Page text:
Many of the answers to helping doctors recover from work-related mental injury are documented in evidence-based guidelines for psychiatric conditions. As one example, Phoenix Australia has published specific guidelines for PTSD or complex PTSD, which should be read by every doctor given the extent of trauma exposure in our communities and ourselves.

Work-related mental injury is aggravated by an unsupportive culture in a psychologically unsafe workplace

The mutual support of colleagues through shared challenges is one of the great joys of a medical career. Through adversity, we develop strong connections and lifelong friendships which sustain us. Unfortunately, during the prolonged isolation imposed by the coronavirus disease 2019 (COVID-19) pandemic, these supportive relationships have been lacking and many doctors were let down by other colleagues in vulnerable times in the past few years.

In a medical career, when we are routinely confronted with many stressful and traumatic experiences; suffering is a natural human response, not a mental weakness. In this situation, it is unfathomable that doctors continue to report being bullied, ostracised or overlooked by colleagues or employers after temporarily being unable to “pull their weight” due to a work-related mental or physical illness. After years of dedicated service to patient care, the words “toughen up” and “get over it” are deeply painful when a doctor is unwell.

A clarion call for a new approach to work-related mental injury in medicine

The intractable nature of mental health problems in doctors has a long history, which suggests that something must dramatically change in the future.

The medical profession has undertaken a concerted effort on doctors’ mental health since the 2013 Beyond Blue survey of 14 000 Australian doctors and medical students. Some of the shocking statistics in the survey included “thoughts of suicide are significantly higher in doctors compared to the general population and other professionals (24.8% vs. 13.3% vs 12.8%), [and] approximately 2% of doctors reported that they had attempted suicide”.

In response, many dedicated doctors through DRS4DRS, Doctors’ Health Alliance; a number of colleges including the Royal Australian College of General Practitioners (RACGP), the Royal Australian and New Zealand College of Psychiatrists and the Australian College for Emergency Medicine; the Black Dog Institute; Beyond Blue and others have implemented programs, services, websites, resources, forums and conferences with a lot of good will and in kind support.

In addition, the Australian Medical Association recently launched an initiative to encourage all doctors to have a GP. The RACGP GP Support Program offers free, confidential psychological services to their members to help cope with professional and personal stressors affecting areas such as mental health and wellbeing, work performance and personal relationships (here). The Every Doctor, Every Setting National Framework has also been developed by Everymind and the Black Dog Institute in partnership with the medical profession and mental health leaders in Australia and funded by the Australian Government to tackle mental ill-health in doctors and medical students.

Despite these major initiatives, unacceptably high levels of mental health problems persist in the medical profession for complex reasons. Notably, many doctors have been subjected to abnormally demanding and unsafe work environments, long hours, high stress, and traumatic situations in the past few years, and are currently at increased risk of mental health problems than they were ten years ago.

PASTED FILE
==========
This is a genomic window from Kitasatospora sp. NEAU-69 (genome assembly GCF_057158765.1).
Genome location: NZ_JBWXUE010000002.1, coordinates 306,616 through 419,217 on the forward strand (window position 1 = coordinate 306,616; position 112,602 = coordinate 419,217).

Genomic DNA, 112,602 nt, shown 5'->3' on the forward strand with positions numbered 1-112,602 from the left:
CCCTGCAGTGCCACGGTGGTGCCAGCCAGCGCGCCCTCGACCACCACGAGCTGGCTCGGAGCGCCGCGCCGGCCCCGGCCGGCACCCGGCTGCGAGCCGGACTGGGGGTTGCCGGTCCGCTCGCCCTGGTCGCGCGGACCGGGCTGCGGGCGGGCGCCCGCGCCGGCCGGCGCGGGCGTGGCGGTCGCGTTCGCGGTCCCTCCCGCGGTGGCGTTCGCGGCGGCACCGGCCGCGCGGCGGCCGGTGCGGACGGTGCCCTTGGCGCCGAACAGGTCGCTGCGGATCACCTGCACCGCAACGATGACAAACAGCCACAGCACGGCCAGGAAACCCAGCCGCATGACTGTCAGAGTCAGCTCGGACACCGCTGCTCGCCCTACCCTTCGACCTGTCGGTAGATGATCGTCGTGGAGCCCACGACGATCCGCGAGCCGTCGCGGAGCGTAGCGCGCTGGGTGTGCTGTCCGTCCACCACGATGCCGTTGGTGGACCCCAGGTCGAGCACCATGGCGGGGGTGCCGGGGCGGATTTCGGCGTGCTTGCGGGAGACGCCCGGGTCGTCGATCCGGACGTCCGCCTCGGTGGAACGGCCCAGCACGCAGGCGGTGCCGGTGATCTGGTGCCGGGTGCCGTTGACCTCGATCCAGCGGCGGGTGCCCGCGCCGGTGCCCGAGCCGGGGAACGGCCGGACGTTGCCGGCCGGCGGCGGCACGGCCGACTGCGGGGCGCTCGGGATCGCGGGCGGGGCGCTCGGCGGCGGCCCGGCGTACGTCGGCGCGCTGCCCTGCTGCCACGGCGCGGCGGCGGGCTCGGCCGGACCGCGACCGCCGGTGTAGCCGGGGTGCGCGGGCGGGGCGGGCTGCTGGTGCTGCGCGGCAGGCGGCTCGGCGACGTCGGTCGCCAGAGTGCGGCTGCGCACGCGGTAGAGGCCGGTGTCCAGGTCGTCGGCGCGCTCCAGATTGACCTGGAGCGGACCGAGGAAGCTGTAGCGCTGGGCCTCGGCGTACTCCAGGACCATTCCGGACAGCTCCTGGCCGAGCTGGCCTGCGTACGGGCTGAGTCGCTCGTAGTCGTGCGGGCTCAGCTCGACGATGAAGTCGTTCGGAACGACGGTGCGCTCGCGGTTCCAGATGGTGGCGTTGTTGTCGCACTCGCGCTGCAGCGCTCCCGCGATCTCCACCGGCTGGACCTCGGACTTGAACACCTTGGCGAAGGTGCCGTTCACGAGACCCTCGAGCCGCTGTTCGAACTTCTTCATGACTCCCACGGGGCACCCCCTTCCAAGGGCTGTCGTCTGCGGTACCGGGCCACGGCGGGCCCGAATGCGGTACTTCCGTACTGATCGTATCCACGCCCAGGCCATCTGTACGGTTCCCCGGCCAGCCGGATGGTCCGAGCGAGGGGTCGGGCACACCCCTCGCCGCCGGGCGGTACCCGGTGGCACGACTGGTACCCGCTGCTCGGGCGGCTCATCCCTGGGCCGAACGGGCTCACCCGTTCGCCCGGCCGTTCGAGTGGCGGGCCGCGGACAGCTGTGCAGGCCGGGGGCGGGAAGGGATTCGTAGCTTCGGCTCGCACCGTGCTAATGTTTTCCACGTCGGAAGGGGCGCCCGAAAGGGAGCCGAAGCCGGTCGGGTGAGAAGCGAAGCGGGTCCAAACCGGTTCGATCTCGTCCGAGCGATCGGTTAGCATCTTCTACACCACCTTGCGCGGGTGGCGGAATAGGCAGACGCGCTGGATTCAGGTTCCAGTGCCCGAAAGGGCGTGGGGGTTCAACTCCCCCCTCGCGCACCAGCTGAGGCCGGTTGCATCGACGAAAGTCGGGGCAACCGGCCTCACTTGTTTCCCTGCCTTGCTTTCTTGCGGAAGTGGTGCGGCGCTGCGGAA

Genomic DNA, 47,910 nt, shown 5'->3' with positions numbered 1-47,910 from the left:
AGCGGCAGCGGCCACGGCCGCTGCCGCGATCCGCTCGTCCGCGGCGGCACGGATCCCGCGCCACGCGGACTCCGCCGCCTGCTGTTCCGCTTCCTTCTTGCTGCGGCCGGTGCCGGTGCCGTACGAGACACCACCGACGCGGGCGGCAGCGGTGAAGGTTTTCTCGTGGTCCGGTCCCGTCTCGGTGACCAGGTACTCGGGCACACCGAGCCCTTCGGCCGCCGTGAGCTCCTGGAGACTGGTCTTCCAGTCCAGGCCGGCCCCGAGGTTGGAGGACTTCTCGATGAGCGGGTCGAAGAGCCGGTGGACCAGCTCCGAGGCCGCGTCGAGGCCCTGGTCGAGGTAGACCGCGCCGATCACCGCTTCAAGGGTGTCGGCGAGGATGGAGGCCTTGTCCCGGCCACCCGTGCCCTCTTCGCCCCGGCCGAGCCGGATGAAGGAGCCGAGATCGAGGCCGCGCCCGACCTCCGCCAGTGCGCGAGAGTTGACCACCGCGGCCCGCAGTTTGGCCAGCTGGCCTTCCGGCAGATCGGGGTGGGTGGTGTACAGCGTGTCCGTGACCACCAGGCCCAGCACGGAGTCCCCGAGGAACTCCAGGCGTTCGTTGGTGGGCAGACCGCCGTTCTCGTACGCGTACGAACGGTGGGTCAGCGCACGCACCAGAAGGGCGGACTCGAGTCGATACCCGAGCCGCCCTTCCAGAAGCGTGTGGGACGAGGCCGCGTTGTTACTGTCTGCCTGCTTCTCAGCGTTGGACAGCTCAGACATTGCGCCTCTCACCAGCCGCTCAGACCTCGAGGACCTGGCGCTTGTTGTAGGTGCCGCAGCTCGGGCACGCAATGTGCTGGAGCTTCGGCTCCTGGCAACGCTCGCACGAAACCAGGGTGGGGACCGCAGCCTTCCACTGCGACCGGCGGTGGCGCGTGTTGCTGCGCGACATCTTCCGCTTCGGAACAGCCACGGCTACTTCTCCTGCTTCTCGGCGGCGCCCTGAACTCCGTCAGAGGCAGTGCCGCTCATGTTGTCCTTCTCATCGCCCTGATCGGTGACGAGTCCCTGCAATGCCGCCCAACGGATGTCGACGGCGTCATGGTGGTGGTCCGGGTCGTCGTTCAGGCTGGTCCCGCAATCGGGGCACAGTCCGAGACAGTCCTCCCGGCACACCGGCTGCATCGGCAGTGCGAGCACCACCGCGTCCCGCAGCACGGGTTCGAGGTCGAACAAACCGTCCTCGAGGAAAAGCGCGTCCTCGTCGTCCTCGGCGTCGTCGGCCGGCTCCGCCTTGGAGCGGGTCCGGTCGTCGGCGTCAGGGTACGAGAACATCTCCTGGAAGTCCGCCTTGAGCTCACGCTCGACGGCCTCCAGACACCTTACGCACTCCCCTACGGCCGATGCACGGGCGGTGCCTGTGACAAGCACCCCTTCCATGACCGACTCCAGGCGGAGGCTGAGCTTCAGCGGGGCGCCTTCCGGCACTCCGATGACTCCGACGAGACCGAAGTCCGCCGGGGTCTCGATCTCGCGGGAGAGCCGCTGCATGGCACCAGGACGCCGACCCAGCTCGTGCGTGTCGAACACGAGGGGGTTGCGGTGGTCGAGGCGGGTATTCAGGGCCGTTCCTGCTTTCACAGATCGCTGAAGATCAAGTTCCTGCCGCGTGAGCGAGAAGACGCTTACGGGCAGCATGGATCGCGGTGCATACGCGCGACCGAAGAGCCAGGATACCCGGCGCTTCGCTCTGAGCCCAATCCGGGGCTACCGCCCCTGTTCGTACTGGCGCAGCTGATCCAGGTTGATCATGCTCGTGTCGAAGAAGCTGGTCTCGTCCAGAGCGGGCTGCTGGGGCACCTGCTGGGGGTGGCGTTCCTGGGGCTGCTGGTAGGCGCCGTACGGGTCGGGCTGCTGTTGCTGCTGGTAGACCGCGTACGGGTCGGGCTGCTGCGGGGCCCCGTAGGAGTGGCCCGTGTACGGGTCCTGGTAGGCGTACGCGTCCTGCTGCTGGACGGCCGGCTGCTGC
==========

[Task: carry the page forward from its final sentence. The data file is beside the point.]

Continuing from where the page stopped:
It’s time to for a united medical profession to re-evaluate and scale up its efforts in relation to high levels of work-related burnout and mental injury in doctors who work in psychologically unsafe health care workplaces. I will further unpack the recovery options and solutions in part 3 of this series next week.  

Next week, the final part in this three-part series discusses ways every doctor can cocreate a psychologically safe health workplace.

If this opinion piece has triggered any discomfort, please make a long consultation with your independent and trusted general practitioner, the DRS4DRS program, or the Doctors’ Health Alliance to talk about recovery from burnout and work-related mental injury.

Clinical Professor Leanne Rowe AM is a rural GP and co-author of the 2nd edition of Every Doctor: healthier doctors = healthier patients. Her Doctor of Medicine thesis is on the topic of GP mental health training, and she was a past Chairman of the Royal Australian College of General Practitioners and Deputy Chancellor of Monash University.

The statements or opinions expressed in this article reflect the views of the authors and do not necessarily represent the official policy of the AMA, the MJA or InSight+ unless so stated. 

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12 thoughts on “Every doctor can recover from work-related mental injury

  1. Natalie Burch says:

    Thankyou Leanne, this is an important article and even though there is nothing new here – it needs to be said repeatedly and loudly to gain any momentum.
    However there are two points I want to raise.
    1. As with all other coversations about doctors wellbeing there is a call for strong compassionate leadership. But there is no mechanism to produce this or ensure it. Leaders are chosen by poor leaders, politicians and systems with no vested interest in change. Leaders are not trained in compassionate leadedship, they are not monitored supported or managed. There have been countless calls for good leadership but there is no way of achieving this when it is the politicians and entrenched public servants – neither of whom have a long term and vested interest in change, who select and neglect the leaders.